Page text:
Attachment parenting is simply responding to your baby's needs. What do babies need? Their parents. Not the cute baby clothes you got at the shower. Not the baby swing, or seat, or crib. Not even diapers. You may need all that. But your baby needs his parents.
The basic idea is simple and intuitively obvious. Human babies are born helpless because of their big brains. To survive, they need parents to keep them from harm's way for many years, and to teach them survival skills. So all humans are born seeking close attachments. That's why newborns hang on to your finger and babies cry to be picked up.
There's nothing new about this; parents have been holding their babies and responding to their cries for as long as humans have existed. In fact, the human baby is perfectly adapted to demand parent-child interaction -- as you've no doubt noticed -- and depends on it for healthy development. Your baby's brain circuitry, emotional health, even his later ability to control his temper and delay gratification, all depend on his receiving adequate soothing while in infancy. And since the best way to sooth babies is usually to hold them, responsive parenting has become known as Attachment parenting.
Attachment parenting is supported by an impressive body of scientific research, including both longitudinal studies of children and their parents, and advances in understanding infant brain development. We know that babies need to be soothed when they cry, and to be held and carried much of the time. We know that babies who have "secure" attachments to their parents also have better relationships with peers and teachers, do better in school, and are happier as adolescents.
Some parents still worry that picking up their baby when she cries will spoil her. But if spoiling is "ruining" a child so that she's not developing optimally and may end up being difficult, then leaving her to cry uncomforted is what will "spoil" her. Your goal is to raise a cheerful, well-adjusted, adaptable child, who becomes increasingly independent and able to handle age-appropriate developmental tasks, right?
Once your baby learns that her caretakers are reliably nurturing and protective, she'll builds on this internal security as she proceeds to the next developmental tasks of exploration, mastery of the environment, and forming relationships with others. And any self-respecting baby wants you to put him down long before he can crawl, so he can start tearing up your house.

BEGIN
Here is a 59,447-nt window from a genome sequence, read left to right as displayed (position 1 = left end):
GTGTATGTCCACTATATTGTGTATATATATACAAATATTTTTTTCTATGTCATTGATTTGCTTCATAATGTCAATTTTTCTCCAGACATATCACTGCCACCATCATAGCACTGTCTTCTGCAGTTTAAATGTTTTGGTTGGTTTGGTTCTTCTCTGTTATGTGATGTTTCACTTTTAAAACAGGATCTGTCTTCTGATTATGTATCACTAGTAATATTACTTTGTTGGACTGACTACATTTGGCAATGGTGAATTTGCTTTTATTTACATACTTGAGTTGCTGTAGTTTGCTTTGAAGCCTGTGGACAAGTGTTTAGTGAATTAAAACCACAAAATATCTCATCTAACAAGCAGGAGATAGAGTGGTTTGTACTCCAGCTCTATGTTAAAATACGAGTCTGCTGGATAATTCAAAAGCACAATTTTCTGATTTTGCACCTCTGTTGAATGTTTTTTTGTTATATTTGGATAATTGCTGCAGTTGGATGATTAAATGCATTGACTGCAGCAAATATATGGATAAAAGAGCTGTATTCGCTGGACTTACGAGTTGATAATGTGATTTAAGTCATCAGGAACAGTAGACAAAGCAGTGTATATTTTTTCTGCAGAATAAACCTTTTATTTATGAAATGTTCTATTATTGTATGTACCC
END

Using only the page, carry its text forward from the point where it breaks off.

So how do you use the Attachment Parenting philosophy?
Trust your own instincts. You're a mama lion, or a papa bear. You would protect this child with your life. Nature designed you and your baby as the perfect team. You may panic when you first hold your infant in your arms, but you have everything you need inside you. All you need to do is keep yourself calm and pay attention to your baby. She'll let you know what she needs.
Buy a snuggly or a sling. For optimal development, newborns need to be in frequent physical contact with a parent. Most babies will let you know this by crying when you put them down. Because you will need your arms free at times, slings and snugglies are invaluable. When she's a little older, you'll find a backpack an invaluable alternative to a stroller. Babies love being safe against you and at adult height as they explore the world. Some baby carriers are better for your back than others, so ask experienced parents before you buy.
Lower your expectations about everything except parenting. Your child will be an infant for six months of your life. Who cares if you get nothing else done for six months? What's your priority, after all? Once you lower your expectations, you'll be amazed at how much you can get done with a baby in a snuggly. Babies love to watch you fold laundry, grocery shop, and chat with other parents with babies.
Nurse your baby. Don't "hope" you'll be able to breastfeed. INTEND to breastfeed. Breastfeed "on cue" rather than a schedule. Set yourself up with the resources and support you need so before the baby arrives so you have a phone number to easily call La Leche, or a lactation consultant if you have problems getting started.
Sleep with or near your baby. You'll get more sleep. There's evidence he'll be healthier. And if you nap when he naps you'll maximize your sleep.
Minimize non-parental care. Set up the adult work schedules in your family so your baby has a parent or other permanent -- that means not an employee, who by definition is not permanent -- intimate other available as many hours of the day and night as possible.
This is the time to make yourself ask for help. And if you have family or friends kind enough to offer help, ask them for what you really need: dinner or laundry folding, not baby-minding. What you and your baby need is time to relax together. If you feel you need someone else to hold the baby because she's been crying nonstop, by all means hand her over -- but do read the section on Crying on the YourParentingSolutions.com site for some solutions that will really help, and pick up Harvey Karp's The Happiest Baby on the Block for some help in calming your colicky little one.
Get support. Find other parents who practice attachment parenting so that you have a community of support. Otherwise, it can be hard to stand up to all those well-meaning folks who tell you just to put the baby down and let him cry, even though that goes against all your instincts.
Dr. Laura Markham